Currently the oplog can be used as a means to track changes on the system. You may want to do this for things such as detecting changes to determine cache invalidations.
Naturally, tailing the oplog is not an ideal medium for this as it's format can change at any time and MongoDB provides no guarantees when basing things off the oplog.
Furthermore, the oplog stores all events that occur on the system including internal events like removes and inserts from migrations that I may not want or may want to filter out.
Finally, the oplog is a mongod-wide component which under heavy traffic means I may be tailing much more data than I actually need if my application is focused on just one collection or DB.
Ideally, creating an activity stream that is optionally published out would expose this through an API layer independent of the oplog. This would allow for applications like this to no longer directly rely on the oplog.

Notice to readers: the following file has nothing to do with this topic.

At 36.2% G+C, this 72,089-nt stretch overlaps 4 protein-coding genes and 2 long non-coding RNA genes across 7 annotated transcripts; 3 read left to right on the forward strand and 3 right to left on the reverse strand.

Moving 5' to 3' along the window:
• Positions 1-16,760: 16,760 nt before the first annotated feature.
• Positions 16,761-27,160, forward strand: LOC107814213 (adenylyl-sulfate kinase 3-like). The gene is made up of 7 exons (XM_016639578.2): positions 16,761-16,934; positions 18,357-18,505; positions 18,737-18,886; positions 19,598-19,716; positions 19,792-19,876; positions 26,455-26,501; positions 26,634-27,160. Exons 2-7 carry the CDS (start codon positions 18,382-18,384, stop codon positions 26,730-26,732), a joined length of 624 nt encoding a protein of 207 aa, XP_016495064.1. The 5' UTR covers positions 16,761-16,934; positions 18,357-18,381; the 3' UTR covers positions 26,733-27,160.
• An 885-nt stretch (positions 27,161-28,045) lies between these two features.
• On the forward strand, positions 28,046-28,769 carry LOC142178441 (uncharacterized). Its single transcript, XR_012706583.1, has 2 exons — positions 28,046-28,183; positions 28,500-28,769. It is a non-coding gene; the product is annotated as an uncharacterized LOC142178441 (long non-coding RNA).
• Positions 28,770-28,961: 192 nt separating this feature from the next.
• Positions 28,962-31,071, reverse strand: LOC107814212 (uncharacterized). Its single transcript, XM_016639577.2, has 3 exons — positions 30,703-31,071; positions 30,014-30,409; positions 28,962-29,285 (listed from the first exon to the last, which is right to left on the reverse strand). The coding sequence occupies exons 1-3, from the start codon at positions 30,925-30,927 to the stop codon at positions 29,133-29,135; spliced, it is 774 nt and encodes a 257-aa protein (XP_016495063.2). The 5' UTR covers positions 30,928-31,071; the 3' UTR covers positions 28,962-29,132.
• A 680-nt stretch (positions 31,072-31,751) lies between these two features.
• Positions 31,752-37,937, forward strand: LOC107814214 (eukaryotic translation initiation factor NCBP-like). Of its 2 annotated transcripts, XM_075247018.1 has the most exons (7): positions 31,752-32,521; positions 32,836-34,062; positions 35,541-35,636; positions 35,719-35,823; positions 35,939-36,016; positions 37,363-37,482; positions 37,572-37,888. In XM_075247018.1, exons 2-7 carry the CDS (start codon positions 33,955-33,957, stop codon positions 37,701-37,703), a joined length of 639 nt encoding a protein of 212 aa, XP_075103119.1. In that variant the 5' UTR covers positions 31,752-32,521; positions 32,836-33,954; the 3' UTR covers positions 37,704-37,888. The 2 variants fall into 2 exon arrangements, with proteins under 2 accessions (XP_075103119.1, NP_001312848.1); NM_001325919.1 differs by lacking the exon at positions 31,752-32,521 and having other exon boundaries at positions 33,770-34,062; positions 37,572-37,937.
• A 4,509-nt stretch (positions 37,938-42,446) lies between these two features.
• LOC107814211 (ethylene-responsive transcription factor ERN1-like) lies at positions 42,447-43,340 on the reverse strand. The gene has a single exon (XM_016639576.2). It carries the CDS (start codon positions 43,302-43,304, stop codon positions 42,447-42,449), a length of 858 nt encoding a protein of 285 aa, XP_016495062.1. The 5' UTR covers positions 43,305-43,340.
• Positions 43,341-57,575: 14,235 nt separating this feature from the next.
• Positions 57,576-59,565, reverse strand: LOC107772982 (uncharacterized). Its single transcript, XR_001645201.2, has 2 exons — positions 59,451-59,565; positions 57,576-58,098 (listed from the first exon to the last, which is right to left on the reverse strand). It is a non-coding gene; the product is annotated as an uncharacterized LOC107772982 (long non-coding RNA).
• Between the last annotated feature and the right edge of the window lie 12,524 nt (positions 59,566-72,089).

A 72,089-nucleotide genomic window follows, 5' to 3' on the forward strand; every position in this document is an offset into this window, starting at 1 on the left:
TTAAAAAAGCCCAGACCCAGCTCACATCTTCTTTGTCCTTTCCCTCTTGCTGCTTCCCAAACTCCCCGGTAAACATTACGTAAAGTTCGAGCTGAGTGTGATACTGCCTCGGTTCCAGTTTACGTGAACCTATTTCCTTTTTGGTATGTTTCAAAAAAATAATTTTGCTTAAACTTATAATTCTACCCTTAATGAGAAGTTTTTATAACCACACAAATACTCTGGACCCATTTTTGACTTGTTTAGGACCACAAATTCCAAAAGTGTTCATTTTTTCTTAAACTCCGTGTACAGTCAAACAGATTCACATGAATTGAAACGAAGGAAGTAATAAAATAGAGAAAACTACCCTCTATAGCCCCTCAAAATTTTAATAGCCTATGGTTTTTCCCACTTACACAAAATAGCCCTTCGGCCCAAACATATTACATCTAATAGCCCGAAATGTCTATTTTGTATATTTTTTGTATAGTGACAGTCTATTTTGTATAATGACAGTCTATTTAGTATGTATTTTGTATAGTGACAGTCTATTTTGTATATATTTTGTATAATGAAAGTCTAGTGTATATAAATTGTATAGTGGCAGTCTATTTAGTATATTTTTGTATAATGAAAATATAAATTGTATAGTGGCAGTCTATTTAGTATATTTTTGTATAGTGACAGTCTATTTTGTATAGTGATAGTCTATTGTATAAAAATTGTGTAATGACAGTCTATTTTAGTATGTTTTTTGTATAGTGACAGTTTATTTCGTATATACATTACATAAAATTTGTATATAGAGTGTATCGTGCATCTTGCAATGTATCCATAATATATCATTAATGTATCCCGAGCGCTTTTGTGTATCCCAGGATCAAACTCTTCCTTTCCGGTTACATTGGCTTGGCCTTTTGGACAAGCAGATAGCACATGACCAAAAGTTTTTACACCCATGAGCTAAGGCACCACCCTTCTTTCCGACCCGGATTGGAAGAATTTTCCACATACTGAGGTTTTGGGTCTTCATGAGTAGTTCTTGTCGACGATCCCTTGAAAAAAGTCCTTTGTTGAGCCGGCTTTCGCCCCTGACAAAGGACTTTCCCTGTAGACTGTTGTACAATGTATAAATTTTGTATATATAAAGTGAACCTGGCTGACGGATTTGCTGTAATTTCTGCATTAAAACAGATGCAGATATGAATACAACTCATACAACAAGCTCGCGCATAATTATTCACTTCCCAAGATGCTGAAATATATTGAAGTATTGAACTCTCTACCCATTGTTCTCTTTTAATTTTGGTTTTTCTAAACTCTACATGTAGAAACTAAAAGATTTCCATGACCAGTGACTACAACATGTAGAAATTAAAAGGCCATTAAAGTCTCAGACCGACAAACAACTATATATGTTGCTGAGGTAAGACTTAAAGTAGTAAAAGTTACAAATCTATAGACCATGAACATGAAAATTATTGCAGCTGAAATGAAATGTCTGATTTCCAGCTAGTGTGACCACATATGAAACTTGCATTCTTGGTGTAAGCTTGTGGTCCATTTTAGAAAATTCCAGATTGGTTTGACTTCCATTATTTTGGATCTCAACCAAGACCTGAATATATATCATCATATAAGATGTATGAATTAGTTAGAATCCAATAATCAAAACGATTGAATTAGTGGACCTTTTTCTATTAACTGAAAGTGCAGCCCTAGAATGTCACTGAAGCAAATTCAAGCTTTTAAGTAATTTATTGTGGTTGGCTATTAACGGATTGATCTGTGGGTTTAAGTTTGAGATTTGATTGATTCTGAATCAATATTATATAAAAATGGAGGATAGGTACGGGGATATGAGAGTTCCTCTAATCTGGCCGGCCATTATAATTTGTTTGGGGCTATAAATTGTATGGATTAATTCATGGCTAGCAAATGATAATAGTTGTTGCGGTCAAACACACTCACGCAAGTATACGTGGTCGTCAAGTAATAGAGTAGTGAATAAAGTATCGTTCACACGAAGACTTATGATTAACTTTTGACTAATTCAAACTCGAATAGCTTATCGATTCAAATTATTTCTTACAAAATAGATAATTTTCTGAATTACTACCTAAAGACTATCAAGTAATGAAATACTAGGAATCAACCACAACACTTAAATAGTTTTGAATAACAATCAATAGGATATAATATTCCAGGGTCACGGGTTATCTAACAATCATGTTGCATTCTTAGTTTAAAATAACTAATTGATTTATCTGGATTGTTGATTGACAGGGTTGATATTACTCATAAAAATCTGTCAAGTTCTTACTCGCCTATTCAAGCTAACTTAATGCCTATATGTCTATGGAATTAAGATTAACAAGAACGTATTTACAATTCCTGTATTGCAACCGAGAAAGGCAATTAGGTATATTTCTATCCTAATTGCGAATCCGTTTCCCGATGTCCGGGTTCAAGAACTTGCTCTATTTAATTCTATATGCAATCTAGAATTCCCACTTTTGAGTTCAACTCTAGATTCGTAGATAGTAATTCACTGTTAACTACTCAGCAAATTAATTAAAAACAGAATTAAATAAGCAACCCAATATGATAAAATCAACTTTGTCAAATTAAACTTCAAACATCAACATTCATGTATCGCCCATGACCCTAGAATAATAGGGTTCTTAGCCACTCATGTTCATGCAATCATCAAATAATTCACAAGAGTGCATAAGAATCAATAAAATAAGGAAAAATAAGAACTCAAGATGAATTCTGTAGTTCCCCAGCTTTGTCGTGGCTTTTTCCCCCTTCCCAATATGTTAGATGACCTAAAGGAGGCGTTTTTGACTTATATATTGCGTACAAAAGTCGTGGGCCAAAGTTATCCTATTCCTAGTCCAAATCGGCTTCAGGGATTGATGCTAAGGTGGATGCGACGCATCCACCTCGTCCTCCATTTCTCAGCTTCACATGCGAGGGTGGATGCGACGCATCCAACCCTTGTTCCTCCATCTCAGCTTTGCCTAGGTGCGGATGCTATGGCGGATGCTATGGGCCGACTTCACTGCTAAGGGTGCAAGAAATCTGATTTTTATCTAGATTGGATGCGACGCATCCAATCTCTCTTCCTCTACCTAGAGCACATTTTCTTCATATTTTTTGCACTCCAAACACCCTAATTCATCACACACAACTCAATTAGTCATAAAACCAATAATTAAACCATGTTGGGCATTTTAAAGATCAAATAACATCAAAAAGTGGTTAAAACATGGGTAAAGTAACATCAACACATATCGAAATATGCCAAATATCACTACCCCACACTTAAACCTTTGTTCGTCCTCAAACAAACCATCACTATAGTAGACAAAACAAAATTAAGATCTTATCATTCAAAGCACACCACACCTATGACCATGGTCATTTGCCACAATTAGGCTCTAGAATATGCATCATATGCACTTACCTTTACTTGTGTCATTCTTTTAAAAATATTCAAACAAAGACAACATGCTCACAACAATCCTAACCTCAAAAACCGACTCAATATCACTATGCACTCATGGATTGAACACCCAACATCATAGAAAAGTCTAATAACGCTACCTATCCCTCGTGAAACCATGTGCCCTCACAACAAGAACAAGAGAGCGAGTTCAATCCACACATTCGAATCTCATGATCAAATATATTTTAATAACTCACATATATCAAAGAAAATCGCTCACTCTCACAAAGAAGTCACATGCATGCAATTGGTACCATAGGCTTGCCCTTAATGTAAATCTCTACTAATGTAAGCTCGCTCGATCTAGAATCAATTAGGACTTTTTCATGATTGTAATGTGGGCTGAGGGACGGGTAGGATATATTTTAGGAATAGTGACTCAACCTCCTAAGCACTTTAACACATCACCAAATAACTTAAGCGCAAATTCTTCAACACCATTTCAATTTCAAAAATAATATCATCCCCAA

If we could also filter on the activity stream similar to how audit filters are applied it would allow for only reading the changes you care about as oppose to filtering on the application side and transmitting a ton of data needlessly.
You could also do things like only allowing people with certain permissions to receive certain changes. I.E. if I don't have permission to a DB, I can't view the changes that have occurred on it. Currently if you want to tail some subset of the oplog, you have to be able to tail the whole oplog which causes a bit of a security permissions problem.